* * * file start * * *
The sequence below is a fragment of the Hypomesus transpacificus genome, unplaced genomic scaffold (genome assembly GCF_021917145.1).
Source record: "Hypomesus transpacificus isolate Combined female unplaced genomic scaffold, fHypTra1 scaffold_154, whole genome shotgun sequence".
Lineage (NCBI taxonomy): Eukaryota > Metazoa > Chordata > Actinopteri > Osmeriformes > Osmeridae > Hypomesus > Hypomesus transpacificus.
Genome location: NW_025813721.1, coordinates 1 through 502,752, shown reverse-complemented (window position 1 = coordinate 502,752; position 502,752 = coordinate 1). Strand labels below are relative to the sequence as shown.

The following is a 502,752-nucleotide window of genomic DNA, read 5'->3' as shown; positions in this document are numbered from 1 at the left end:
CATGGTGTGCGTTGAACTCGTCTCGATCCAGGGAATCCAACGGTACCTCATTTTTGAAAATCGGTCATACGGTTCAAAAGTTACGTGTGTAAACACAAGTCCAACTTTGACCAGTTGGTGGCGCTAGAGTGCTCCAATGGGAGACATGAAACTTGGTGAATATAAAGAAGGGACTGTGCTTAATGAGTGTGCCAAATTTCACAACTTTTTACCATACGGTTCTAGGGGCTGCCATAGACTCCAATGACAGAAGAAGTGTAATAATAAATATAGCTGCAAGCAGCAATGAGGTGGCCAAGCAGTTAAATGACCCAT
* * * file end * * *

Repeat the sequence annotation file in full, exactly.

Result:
The sequence below is a fragment of the Hypomesus transpacificus genome, unplaced genomic scaffold (genome assembly GCF_021917145.1).
Source record: "Hypomesus transpacificus isolate Combined female unplaced genomic scaffold, fHypTra1 scaffold_154, whole genome shotgun sequence".
Lineage (NCBI taxonomy): Eukaryota > Metazoa > Chordata > Actinopteri > Osmeriformes > Osmeridae > Hypomesus > Hypomesus transpacificus.
Genome location: NW_025813721.1, coordinates 1 through 502,752, shown reverse-complemented (window position 1 = coordinate 502,752; position 502,752 = coordinate 1). Strand labels below are relative to the sequence as shown.

The following is a 502,752-nucleotide window of genomic DNA, read 5'->3' as shown; positions in this document are numbered from 1 at the left end:
CATGGTGTGCGTTGAACTCGTCTCGATCCAGGGAATCCAACGGTACCTCATTTTTGAAAATCGGTCATACGGTTCAAAAGTTACGTGTGTAAACACAAGTCCAACTTTGACCAGTTGGTGGCGCTAGAGTGCTCCAATGGGAGACATGAAACTTGGTGAATATAAAGAAGGGACTGTGCTTAATGAGTGTGCCAAATTTCACAACTTTTTACCATACGGTTCTAGGGGCTGCCATAGACTCCAATGACAGAAGAAGTGTAATAATAAATATAGCTGCAAGCAGCAATGAGGTGGCCAAGCAGTTAAATGACCCAT